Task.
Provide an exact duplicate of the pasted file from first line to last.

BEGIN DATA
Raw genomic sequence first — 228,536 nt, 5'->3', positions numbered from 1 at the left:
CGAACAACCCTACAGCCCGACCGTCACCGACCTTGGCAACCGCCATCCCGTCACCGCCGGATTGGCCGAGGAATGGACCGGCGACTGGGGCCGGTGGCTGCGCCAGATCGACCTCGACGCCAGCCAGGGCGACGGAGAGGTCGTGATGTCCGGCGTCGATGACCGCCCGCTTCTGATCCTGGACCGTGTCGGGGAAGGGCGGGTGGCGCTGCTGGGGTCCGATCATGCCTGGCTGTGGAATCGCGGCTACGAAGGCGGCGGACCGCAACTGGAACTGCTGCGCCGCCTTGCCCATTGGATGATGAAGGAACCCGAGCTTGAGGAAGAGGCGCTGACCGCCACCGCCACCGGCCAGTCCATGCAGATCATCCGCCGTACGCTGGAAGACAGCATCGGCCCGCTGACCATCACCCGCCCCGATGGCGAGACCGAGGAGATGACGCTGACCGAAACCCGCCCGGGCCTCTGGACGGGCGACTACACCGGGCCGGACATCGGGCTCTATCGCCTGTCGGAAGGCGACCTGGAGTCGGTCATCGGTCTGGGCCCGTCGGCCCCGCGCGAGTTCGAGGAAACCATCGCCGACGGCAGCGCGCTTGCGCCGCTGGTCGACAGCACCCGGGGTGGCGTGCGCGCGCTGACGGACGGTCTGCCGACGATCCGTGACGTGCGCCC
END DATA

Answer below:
Raw genomic sequence first — 228,536 nt, 5'->3', positions numbered from 1 at the left:
CGAACAACCCTACAGCCCGACCGTCACCGACCTTGGCAACCGCCATCCCGTCACCGCCGGATTGGCCGAGGAATGGACCGGCGACTGGGGCCGGTGGCTGCGCCAGATCGACCTCGACGCCAGCCAGGGCGACGGAGAGGTCGTGATGTCCGGCGTCGATGACCGCCCGCTTCTGATCCTGGACCGTGTCGGGGAAGGGCGGGTGGCGCTGCTGGGGTCCGATCATGCCTGGCTGTGGAATCGCGGCTACGAAGGCGGCGGACCGCAACTGGAACTGCTGCGCCGCCTTGCCCATTGGATGATGAAGGAACCCGAGCTTGAGGAAGAGGCGCTGACCGCCACCGCCACCGGCCAGTCCATGCAGATCATCCGCCGTACGCTGGAAGACAGCATCGGCCCGCTGACCATCACCCGCCCCGATGGCGAGACCGAGGAGATGACGCTGACCGAAACCCGCCCGGGCCTCTGGACGGGCGACTACACCGGGCCGGACATCGGGCTCTATCGCCTGTCGGAAGGCGACCTGGAGTCGGTCATCGGTCTGGGCCCGTCGGCCCCGCGCGAGTTCGAGGAAACCATCGCCGACGGCAGCGCGCTTGCGCCGCTGGTCGACAGCACCCGGGGTGGCGTGCGCGCGCTGACGGACGGTCTGCCGACGATCCGTGACGTGCGCCC